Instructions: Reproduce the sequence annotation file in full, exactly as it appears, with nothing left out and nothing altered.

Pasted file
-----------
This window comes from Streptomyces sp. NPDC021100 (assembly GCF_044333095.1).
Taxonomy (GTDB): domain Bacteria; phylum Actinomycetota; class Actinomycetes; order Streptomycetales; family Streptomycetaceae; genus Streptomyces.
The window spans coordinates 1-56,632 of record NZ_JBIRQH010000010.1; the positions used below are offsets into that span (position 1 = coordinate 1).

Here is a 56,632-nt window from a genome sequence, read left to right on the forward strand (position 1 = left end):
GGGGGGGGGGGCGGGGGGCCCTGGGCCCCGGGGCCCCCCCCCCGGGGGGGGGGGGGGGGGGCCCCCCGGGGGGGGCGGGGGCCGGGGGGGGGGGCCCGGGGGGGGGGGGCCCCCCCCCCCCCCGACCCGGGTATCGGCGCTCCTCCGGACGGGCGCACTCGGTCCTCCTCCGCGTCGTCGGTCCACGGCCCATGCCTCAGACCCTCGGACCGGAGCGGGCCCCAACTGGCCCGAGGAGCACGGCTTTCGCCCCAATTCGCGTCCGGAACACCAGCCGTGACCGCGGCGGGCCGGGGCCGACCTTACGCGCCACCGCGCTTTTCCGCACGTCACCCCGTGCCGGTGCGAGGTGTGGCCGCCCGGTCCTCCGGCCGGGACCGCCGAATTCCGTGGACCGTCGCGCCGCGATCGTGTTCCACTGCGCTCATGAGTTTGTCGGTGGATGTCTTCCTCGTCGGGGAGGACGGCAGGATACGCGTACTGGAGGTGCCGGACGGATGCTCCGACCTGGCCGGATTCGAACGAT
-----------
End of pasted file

This window comes from Streptomyces sp. NPDC021100 (assembly GCF_044333095.1).
Taxonomy (GTDB): domain Bacteria; phylum Actinomycetota; class Actinomycetes; order Streptomycetales; family Streptomycetaceae; genus Streptomyces.
The window spans coordinates 1-56,632 of record NZ_JBIRQH010000010.1; the positions used below are offsets into that span (position 1 = coordinate 1).

Here is a 56,632-nt window from a genome sequence, read left to right on the forward strand (position 1 = left end):
GGGGGGGGGGGCGGGGGGCCCTGGGCCCCGGGGCCCCCCCCCCGGGGGGGGGGGGGGGGGGCCCCCCGGGGGGGGCGGGGGCCGGGGGGGGGGGCCCGGGGGGGGGGGGCCCCCCCCCCCCCCGACCCGGGTATCGGCGCTCCTCCGGACGGGCGCACTCGGTCCTCCTCCGCGTCGTCGGTCCACGGCCCATGCCTCAGACCCTCGGACCGGAGCGGGCCCCAACTGGCCCGAGGAGCACGGCTTTCGCCCCAATTCGCGTCCGGAACACCAGCCGTGACCGCGGCGGGCCGGGGCCGACCTTACGCGCCACCGCGCTTTTCCGCACGTCACCCCGTGCCGGTGCGAGGTGTGGCCGCCCGGTCCTCCGGCCGGGACCGCCGAATTCCGTGGACCGTCGCGCCGCGATCGTGTTCCACTGCGCTCATGAGTTTGTCGGTGGATGTCTTCCTCGTCGGGGAGGACGGCAGGATACGCGTACTGGAGGTGCCGGACGGATGCTCCGACCTGGCCGGATTCGAACGAT